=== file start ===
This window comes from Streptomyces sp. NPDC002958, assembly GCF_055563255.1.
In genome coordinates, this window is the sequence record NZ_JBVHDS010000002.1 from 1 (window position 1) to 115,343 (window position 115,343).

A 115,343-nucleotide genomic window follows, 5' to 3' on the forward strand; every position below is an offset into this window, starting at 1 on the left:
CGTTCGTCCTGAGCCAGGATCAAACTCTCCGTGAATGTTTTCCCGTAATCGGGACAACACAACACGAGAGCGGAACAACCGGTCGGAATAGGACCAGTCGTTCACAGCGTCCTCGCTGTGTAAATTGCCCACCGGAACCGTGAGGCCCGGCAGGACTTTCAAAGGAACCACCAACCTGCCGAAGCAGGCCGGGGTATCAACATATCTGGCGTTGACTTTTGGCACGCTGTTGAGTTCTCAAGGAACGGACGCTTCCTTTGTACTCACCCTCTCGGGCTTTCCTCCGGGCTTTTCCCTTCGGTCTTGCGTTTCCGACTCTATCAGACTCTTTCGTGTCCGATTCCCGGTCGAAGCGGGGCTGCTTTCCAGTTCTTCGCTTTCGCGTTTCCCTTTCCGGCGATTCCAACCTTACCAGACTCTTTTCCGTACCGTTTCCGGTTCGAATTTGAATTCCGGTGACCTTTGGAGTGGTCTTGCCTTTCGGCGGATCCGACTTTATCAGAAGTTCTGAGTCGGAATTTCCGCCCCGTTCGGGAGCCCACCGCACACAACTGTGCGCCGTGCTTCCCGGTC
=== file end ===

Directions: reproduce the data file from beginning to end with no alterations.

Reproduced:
This window comes from Streptomyces sp. NPDC002958, assembly GCF_055563255.1.
In genome coordinates, this window is the sequence record NZ_JBVHDS010000002.1 from 1 (window position 1) to 115,343 (window position 115,343).

A 115,343-nucleotide genomic window follows, 5' to 3' on the forward strand; every position below is an offset into this window, starting at 1 on the left:
CGTTCGTCCTGAGCCAGGATCAAACTCTCCGTGAATGTTTTCCCGTAATCGGGACAACACAACACGAGAGCGGAACAACCGGTCGGAATAGGACCAGTCGTTCACAGCGTCCTCGCTGTGTAAATTGCCCACCGGAACCGTGAGGCCCGGCAGGACTTTCAAAGGAACCACCAACCTGCCGAAGCAGGCCGGGGTATCAACATATCTGGCGTTGACTTTTGGCACGCTGTTGAGTTCTCAAGGAACGGACGCTTCCTTTGTACTCACCCTCTCGGGCTTTCCTCCGGGCTTTTCCCTTCGGTCTTGCGTTTCCGACTCTATCAGACTCTTTCGTGTCCGATTCCCGGTCGAAGCGGGGCTGCTTTCCAGTTCTTCGCTTTCGCGTTTCCCTTTCCGGCGATTCCAACCTTACCAGACTCTTTTCCGTACCGTTTCCGGTTCGAATTTGAATTCCGGTGACCTTTGGAGTGGTCTTGCCTTTCGGCGGATCCGACTTTATCAGAAGTTCTGAGTCGGAATTTCCGCCCCGTTCGGGAGCCCACCGCACACAACTGTGCGCCGTGCTTCCCGGTC